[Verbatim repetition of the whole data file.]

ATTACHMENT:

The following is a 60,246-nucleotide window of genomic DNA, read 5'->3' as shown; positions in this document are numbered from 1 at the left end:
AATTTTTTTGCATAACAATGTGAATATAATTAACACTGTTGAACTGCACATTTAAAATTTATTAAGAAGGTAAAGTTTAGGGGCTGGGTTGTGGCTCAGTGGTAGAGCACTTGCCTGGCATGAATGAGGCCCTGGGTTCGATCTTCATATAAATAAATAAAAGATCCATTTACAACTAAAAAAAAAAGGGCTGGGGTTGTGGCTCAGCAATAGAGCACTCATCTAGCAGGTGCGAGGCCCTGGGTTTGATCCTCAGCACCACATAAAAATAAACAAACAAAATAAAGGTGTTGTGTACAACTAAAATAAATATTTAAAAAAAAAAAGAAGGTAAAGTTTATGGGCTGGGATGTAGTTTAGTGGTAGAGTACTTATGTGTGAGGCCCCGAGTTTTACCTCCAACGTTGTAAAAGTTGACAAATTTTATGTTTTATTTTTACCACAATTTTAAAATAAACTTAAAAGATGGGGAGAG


The following is a 60,246-nucleotide window of genomic DNA, read 5'->3' as shown; positions in this document are numbered from 1 at the left end:
AATTTTTTTGCATAACAATGTGAATATAATTAACACTGTTGAACTGCACATTTAAAATTTATTAAGAAGGTAAAGTTTAGGGGCTGGGTTGTGGCTCAGTGGTAGAGCACTTGCCTGGCATGAATGAGGCCCTGGGTTCGATCTTCATATAAATAAATAAAAGATCCATTTACAACTAAAAAAAAAAGGGCTGGGGTTGTGGCTCAGCAATAGAGCACTCATCTAGCAGGTGCGAGGCCCTGGGTTTGATCCTCAGCACCACATAAAAATAAACAAACAAAATAAAGGTGTTGTGTACAACTAAAATAAATATTTAAAAAAAAAAAGAAGGTAAAGTTTATGGGCTGGGATGTAGTTTAGTGGTAGAGTACTTATGTGTGAGGCCCCGAGTTTTACCTCCAACGTTGTAAAAGTTGACAAATTTTATGTTTTATTTTTACCACAATTTTAAAATAAACTTAAAAGATGGGGAGAG